"No," I immediately said. "I don't miss it." Vor gave me a sideways look. He was right; I sounded like a blunt butter knife meeting fabric. "I mean, it's complicated," I amended lamely.
How can your feelings towards a city you grew up in be so complicated? Oh, it's easy.
It's a place that is extremely insular in many ways, and very family oriented. It can be completely disorienting to leave, and make you want to run back into the womb screaming, which, because of those strong family connections, your family is more than happy to see you do. The city doesn't want you to leave, ever. The city wants you to stay, to marry someone from Buffalo (who I hope to God you are not related to, so not a joke), to produce more children to stay, to drive the salted roads in winter, work landscape jobs in summer, and probably end up working as a nurse, because there are no jobs out there. (I like nurses. We need nurses. I just mean it's the only good job available in Buffalo.) The city wants you to be Catholic, and eat fish frys with everyone else on Fridays. If you're feeling dangerous, go to a high school spaghetti dinner.
If you grew up there, you have the same inside jokes, the same experiences with many people, people you don't know, even. Where were you during the blizzard of '77? Of 2000? Of 2001? Can you say Scajaquada? Did you ever spend the night on the Canadian border? But there's so much of it, that it goes beyond bonding, into sameness. I didn't know anyone not Catholic until I joined my swim team outside Buffalo. When I go back, I see people from high school, who are still friends with only the same people, and they still tell the same inside jokes from high school. I feel like I have a too-tight turtleneck on, always.
It's hard to leave. I could hear the sucking sound as I dragged my feet out of the city.
But there are things I ache for. I miss Albright-Knox and free Fridays. I miss the beautiful places I used to run. I miss the pizza. Sometimes all that familiarity can be a comfort, when it seems like there is too much change in my life.
I miss somethings about myself from there. I miss the drive I had for volleyball, for swimming. I think I've channeled that drive into a career, but it's hard to tell. With swimming, with sports, it was easy--there were bench marks everywhere that I could watch myself run past. Now, I feel the drive and the need to compete, but it's just there, churning behind me. I miss the simplicity of simple goals.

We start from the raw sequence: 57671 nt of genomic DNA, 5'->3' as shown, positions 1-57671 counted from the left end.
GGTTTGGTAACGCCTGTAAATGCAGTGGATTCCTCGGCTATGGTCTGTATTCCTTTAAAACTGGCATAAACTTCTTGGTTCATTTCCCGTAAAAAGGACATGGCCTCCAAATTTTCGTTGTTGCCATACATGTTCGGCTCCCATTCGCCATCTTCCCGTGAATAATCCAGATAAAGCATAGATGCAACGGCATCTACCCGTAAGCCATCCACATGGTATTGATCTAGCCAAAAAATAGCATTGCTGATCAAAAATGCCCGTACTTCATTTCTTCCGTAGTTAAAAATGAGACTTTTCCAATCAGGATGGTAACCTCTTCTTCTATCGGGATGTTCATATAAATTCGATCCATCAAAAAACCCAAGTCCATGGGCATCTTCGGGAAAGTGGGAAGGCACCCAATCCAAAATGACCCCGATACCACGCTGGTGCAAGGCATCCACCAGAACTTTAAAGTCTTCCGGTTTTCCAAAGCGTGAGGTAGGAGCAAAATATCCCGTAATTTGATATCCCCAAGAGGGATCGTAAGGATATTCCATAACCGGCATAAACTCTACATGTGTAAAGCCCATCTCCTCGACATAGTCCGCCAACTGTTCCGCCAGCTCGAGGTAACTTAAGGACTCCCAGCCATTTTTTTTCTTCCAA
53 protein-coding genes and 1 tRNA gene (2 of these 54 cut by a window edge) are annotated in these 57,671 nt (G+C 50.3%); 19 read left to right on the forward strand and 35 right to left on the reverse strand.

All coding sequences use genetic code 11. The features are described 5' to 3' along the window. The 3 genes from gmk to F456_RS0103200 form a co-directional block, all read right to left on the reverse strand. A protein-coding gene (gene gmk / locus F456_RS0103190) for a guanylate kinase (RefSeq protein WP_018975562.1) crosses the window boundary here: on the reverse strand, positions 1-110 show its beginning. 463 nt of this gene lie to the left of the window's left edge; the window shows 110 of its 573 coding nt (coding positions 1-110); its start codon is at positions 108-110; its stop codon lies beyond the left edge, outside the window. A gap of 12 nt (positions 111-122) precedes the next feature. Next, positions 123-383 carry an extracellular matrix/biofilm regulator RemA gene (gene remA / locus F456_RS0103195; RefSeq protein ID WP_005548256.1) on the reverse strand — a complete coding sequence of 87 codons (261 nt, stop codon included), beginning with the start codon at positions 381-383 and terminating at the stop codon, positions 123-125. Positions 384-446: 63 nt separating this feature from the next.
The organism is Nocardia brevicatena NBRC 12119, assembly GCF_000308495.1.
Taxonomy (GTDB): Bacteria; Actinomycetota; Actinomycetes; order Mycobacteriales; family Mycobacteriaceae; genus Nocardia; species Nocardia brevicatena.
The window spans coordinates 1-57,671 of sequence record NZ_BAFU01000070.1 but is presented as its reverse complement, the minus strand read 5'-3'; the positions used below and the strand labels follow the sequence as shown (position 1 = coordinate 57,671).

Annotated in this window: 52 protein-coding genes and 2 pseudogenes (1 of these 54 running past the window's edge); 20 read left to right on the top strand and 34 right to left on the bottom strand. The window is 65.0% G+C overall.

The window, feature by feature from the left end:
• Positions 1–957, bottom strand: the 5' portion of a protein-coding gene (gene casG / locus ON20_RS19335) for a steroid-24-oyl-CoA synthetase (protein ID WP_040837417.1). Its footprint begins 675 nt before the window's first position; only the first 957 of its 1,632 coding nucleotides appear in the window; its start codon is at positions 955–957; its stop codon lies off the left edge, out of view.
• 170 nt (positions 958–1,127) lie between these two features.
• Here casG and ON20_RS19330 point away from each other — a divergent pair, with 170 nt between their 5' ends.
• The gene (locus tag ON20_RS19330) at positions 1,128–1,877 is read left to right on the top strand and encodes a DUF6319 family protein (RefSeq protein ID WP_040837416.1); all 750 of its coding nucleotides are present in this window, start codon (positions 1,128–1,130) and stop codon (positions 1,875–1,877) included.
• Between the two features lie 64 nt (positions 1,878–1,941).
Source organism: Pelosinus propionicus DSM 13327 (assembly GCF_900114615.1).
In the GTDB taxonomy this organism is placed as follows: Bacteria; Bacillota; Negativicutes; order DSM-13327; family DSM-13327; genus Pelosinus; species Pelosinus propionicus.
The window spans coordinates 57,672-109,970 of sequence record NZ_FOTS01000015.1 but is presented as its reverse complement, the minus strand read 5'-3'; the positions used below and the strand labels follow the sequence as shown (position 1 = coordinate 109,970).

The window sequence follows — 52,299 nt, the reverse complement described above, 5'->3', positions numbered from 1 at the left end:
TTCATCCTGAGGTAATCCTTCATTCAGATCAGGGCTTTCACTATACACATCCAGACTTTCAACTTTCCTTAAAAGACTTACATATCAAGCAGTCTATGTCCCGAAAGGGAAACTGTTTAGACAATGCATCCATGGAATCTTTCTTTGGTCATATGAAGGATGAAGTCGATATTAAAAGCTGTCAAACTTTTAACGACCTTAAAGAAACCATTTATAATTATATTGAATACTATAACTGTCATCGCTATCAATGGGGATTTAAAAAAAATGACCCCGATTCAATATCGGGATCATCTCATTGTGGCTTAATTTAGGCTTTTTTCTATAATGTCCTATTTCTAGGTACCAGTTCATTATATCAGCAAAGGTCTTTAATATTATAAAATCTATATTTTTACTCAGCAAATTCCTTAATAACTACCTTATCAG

For the most part, there are parts of me I left there for good, for good reason. I want to reach back and smack the girl I was. Stupid! Stupid for listening to the pressure, because you aren't getting any younger, dear, stupid for thinking I should settle for less than what I ended up with. I accept the blame for my stupid decisions, but I really believe that some of what led me to the decisions was the way the city is, the way the community as an organism thinks.
It's like the Borg. I wonder if I can ever go back, when I will be strong enough, to resist, to not slide into the comfort of the collective. That's something I have to improve on myself.
Where I was, what I was letting myself run into, was known, it was Buffalo. I thank God everyday that I have Vor--the unknown, but without fear; the stability, without complacency; the independence, with someone strong enough to handle it.
As for the decisions I regret, well... I don't know. I'm not done beating myself up. But maybe the beating up could be a productive one; instead of crying over the spilled milk, I'm just cleaning it up, so I know the consequences, so I will be more careful. So I can pass the lesson on.